When will Microsoft's Edge browser get extensions?

Microsoft showed the Pinterest extension running in its Edge browser
Microsoft showed the Pinterest extension running in its Edge browser

If there are features you're hoping to see that aren't yet in Microsoft's new Edge browser, be prepared to wait until this autumn. The most important of those incoming features is extension support, which may also be how Microsoft addresses the question of Tracking Protection Lists and ad blocking – and it won't be in Edge at RTM.

Autumn is also when we'll get more of the Cortana features we saw demoed in January, along with Object RTC (the upcoming version of WebRTC, which will make it easier for developers to build web apps for making voice and video calls) and pointer lock. The latter lets you lock the mouse pointer into your browser if you're playing a game, so you don't accidentally click somewhere else and lose the game.

Evergreen Edge

This strategy is part of what Microsoft means by calling Edge an evergreen browser – especially because it's what web apps in the Windows Store are based on – although the update schedule isn't yet set. So far, Edge has been getting new features about twice a month as part of the Insider program, and the Windows Insider program will continue after launch, but even users who aren't Insiders will get frequent updates.

"Being locked to the next version of Windows and rolling releases are now the same thing," Sean Lyndersay of the browser team said at Build. "Windows 10 itself will be doing rolling releases and users will be brought along. The entire app platform on Windows 10 is going to be kept evergreen across the entire consumer base and Edge will move along with that. We haven't worked out the exact cadence of whether it's 45 days or 90 days or 73 days or whatever, though."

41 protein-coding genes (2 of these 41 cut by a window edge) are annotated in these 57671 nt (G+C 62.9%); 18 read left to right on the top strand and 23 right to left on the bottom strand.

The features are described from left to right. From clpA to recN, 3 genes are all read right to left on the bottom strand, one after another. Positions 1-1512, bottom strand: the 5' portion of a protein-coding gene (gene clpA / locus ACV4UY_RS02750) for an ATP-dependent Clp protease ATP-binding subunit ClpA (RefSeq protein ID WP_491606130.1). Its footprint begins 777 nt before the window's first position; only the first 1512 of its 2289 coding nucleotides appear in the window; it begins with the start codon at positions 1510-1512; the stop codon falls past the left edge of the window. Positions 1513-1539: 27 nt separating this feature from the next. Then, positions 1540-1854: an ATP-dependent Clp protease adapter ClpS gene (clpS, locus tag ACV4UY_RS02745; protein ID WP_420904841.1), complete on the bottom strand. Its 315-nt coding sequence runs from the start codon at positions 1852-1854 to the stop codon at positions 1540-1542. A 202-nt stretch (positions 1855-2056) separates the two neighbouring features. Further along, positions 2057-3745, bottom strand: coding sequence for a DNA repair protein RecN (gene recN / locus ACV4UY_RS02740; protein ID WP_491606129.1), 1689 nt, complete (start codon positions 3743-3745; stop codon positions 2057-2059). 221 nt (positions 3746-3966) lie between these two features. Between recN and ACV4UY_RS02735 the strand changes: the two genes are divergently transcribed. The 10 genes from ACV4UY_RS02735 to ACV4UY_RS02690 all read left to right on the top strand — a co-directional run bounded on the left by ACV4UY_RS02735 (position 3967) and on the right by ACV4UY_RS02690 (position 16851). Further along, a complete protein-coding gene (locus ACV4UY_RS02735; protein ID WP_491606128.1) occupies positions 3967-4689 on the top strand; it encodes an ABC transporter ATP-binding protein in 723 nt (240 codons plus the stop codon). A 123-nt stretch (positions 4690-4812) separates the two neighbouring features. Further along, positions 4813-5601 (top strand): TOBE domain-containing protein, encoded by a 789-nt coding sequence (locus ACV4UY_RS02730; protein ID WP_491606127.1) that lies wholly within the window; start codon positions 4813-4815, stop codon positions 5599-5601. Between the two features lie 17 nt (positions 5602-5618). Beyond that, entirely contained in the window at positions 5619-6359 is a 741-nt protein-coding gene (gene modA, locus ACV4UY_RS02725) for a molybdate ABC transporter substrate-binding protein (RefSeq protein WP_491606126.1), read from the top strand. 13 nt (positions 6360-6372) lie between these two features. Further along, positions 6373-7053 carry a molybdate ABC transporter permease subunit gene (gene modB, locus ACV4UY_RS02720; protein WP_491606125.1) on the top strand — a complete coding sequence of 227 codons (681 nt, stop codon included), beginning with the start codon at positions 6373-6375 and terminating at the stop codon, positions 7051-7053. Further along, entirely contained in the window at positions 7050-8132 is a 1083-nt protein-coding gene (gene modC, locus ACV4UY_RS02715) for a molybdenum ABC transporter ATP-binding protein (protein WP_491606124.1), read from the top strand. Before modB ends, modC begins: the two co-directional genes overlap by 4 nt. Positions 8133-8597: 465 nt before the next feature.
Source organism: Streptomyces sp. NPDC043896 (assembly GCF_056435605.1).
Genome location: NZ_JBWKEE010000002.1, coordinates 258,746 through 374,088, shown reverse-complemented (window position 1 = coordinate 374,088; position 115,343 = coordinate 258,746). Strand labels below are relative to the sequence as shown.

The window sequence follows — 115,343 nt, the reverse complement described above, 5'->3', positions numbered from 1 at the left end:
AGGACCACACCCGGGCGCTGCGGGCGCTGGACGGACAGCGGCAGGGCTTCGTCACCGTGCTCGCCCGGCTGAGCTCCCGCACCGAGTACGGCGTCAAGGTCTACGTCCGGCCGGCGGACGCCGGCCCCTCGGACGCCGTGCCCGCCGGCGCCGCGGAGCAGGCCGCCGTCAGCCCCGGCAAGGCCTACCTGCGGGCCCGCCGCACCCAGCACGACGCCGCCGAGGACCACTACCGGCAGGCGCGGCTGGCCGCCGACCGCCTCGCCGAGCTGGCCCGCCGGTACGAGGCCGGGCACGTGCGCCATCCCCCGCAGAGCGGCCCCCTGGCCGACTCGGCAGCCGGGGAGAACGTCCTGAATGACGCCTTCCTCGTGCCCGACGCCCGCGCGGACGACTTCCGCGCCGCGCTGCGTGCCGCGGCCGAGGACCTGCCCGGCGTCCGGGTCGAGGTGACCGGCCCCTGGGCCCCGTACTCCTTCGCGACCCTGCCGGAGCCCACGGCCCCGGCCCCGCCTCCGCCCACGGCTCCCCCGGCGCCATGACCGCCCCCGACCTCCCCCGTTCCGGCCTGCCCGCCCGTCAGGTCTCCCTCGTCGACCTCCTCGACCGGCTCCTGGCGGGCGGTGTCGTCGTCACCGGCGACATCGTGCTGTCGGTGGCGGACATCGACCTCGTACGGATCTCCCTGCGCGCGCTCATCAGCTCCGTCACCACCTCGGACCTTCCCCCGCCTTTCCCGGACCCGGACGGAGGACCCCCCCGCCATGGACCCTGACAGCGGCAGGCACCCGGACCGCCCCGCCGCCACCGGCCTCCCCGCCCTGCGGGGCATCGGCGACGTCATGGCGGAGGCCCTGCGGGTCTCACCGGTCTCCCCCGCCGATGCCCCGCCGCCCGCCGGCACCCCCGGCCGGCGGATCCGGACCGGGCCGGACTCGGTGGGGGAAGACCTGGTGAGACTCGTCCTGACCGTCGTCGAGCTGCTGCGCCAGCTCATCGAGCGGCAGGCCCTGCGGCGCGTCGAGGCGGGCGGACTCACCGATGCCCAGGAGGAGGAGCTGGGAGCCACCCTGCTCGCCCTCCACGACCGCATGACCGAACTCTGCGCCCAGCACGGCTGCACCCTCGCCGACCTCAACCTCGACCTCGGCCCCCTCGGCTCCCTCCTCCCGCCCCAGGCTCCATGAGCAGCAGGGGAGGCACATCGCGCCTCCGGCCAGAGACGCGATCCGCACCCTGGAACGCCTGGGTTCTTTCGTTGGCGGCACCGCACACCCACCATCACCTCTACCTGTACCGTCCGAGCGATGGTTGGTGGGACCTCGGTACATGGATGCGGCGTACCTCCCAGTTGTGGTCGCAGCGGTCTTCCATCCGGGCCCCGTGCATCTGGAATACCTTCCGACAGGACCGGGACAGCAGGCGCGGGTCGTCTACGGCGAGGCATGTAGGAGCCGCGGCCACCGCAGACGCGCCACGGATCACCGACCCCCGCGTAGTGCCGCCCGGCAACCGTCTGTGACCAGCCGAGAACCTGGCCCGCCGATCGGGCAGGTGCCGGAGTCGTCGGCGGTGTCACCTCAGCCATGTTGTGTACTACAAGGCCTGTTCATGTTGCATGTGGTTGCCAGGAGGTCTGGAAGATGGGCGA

The team is also looking at using release numbers to make it clearer for developers which features the Edge browser has in different flights.

Edge will have PDF and Flash support built in, but other extensions will be based on what Lyndersay calls "the HTML5 and JavaScript extensions that are the standard on the web today," not binary add-ons like ActiveX, which IE 11 continues to support.

Easy transition

The demos the Edge team gave of extensions running in the browser at the recent Build conference used a version of the browser that isn't yet released, and used extensions that the Edge team adapted after getting the extension code from the original developers, like the Reddit and Pinterest extensions (the latter is pictured above). In both cases, he said, "we were able to bring it over to Microsoft Edge almost unchanged, we were able to bring it up with very few changes to the extension itself."

Bing translation extension

The Bing Translate team wrote this Edge extension which both translates the page and flips it into reading view

"We want to make it very easy for developers to bring extensions to Edge," he said, but also noted that "we would like to have extensions do unique things with features we have in the browser." The Skype team has written an extension that picks up phone numbers on the page and the Bing Translate team has written an extension that switches Edge into reading view and translates the site from another language at the same time (because if you can't read the language of a site, the links and navigation on the page aren't that useful).


Mary (Twitter, Google+, website) started her career at Future Publishing, saw the AOL meltdown first hand the first time around when she ran the AOL UK computing channel, and she's been a freelance tech writer for over a decade. She's used every version of Windows and Office released, and every smartphone too, but she's still looking for the perfect tablet. Yes, she really does have USB earrings.